On the evening of October 10, 2019, NASA launched its ICON mission from the Florida-based Cape Canaveral Air Force station. ICON, Ionospheric Connection Explorer in full, was air-launched aboard the Northrop Grumman’s L-1011 Stargrazer spacecraft on the Pegasus XL. The launch had been initially attempted at 9.33 pm but was unsuccessful due to communication hitches, but a later start after the aircraft completed a loop went successfully. The delay was not the first, however, as the launch scheduled for November 2018 was canceled due to an unusual Pegasus sensor reading, which was later addressed, according to NASA.

ICON principal investigator at the University of California, Thomas Immel, said that the team is excited to get ICON into orbit and begin the use of the instruments on the craft. He further said that after years of hard work, the scientists are looking forward to the surprising results sent back. The ICON will operate in the ionosphere within bright color bands known as airglow. Airglow, occurring as red, purple, green or yellow light, is made when atoms in the upper atmosphere lose excess energy from the sun. The constant glow cannot be seen from the earth except with a unique sensitive camera at night or while orbiting the earth. The ionosphere is the part of Earth’s atmosphere in contact with space and has been relatively unstudied because it is too low for satellites and also too high for weather balloons.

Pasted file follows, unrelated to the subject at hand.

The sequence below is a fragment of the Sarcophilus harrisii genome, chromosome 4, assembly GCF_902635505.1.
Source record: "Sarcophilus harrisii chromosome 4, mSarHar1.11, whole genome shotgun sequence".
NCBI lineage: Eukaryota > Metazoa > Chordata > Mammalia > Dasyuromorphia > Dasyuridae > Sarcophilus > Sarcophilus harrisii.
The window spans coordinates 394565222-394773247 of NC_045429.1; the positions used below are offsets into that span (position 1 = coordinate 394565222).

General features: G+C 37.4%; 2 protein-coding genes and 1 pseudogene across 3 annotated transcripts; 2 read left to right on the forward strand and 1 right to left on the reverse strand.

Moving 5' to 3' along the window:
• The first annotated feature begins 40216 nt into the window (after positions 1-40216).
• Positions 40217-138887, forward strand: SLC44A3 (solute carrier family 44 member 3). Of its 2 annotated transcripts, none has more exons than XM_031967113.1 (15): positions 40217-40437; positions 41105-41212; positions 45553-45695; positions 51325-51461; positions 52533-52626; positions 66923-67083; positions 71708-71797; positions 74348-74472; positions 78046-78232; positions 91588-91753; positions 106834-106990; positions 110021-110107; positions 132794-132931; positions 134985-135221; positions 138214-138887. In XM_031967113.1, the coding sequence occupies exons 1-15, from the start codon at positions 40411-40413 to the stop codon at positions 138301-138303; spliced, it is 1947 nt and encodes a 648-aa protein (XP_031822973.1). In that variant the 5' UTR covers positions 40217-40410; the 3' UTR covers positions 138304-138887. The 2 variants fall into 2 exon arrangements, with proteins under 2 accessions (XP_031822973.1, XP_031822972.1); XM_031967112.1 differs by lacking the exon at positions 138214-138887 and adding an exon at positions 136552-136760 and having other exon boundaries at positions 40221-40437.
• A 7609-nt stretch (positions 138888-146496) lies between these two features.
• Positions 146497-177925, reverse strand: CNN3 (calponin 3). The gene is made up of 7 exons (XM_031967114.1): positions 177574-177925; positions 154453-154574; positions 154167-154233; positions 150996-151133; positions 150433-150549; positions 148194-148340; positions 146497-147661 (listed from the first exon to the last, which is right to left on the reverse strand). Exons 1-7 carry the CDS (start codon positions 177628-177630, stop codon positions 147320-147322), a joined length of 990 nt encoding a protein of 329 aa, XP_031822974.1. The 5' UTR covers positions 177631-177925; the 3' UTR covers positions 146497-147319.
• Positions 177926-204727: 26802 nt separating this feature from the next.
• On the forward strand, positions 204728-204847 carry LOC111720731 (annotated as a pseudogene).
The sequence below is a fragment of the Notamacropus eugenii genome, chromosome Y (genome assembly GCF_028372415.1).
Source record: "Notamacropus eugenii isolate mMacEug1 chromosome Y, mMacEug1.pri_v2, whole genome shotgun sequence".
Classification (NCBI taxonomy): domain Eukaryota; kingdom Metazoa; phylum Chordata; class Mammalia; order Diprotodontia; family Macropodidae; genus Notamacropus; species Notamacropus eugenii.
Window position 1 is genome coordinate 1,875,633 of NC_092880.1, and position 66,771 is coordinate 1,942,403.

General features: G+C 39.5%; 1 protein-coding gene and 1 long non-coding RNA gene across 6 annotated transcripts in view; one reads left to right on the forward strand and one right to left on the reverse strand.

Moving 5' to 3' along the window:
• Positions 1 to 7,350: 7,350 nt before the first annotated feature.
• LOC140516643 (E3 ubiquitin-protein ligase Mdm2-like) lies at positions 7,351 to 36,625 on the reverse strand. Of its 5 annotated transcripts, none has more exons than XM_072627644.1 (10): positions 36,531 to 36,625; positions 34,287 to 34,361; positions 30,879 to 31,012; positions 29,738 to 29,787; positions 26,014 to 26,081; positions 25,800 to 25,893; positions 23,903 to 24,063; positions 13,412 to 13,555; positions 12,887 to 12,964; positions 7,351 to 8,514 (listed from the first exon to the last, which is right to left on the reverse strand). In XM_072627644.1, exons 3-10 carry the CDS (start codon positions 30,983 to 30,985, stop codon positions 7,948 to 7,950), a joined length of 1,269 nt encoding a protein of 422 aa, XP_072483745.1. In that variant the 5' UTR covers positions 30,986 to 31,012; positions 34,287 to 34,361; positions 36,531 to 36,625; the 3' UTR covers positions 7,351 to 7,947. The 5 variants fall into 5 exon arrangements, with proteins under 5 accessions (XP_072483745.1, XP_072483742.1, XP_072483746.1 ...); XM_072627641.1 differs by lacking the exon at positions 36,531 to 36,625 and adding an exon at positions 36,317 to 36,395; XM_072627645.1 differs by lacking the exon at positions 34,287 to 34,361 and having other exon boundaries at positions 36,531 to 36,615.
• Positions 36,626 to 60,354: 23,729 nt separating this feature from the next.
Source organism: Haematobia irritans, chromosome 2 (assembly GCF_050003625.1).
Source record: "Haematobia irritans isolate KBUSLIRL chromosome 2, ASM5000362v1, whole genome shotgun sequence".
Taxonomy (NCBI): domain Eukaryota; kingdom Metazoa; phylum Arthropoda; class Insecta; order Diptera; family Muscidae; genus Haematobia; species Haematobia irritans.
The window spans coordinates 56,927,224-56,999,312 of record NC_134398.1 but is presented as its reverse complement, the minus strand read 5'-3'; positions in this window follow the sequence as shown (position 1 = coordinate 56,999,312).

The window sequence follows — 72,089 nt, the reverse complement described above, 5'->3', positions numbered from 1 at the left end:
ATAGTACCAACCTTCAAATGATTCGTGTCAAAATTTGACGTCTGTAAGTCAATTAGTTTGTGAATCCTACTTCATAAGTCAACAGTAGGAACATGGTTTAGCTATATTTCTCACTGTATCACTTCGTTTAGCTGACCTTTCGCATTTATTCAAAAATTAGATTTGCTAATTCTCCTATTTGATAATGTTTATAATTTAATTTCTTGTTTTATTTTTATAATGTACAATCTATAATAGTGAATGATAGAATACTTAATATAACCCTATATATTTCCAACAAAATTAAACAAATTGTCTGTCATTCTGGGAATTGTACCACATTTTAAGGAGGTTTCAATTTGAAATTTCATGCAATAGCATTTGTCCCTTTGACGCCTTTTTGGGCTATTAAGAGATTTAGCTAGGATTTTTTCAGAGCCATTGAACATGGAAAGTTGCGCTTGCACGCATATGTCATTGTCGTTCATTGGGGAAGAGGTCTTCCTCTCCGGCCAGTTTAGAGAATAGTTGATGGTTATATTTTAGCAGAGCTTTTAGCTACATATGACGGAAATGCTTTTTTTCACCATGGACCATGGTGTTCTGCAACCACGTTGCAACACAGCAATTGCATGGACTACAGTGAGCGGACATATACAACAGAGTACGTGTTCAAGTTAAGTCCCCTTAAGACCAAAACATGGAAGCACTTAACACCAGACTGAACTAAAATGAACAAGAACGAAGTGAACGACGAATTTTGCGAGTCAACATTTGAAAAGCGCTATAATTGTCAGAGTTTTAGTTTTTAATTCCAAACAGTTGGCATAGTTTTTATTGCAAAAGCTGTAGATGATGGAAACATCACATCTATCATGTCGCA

So far, indicators show that the weather on earth and space are linked, and ICON will be able to observe their interaction up close. According to Scott England, a scientist on the ICON project at Virginia Tech, the ICON will be able to fill the blanks in the knowledge of the region since it has the tools to test the ionosphere, around 560 kilometers above the ground, and its’ effects on Earth. Each gas glows differently on the ionosphere depending on altitude, the gas, and the excitation process. The airglow can be used to make observations that will aid in the analysis of the connection between the earth and space according to Doug Rowland, an astrophysicist at Goddard Space Flight Centre.

The project will work in collaboration with the other NASA mission launched in 2018: the Global-scale Observations of the Limb and Disk (GOLD). GOLD operates in the region between the atmosphere on Earth and space, where it investigates how the upper atmosphere responds to force from the magnetosphere, the lower atmosphere, and the sun.

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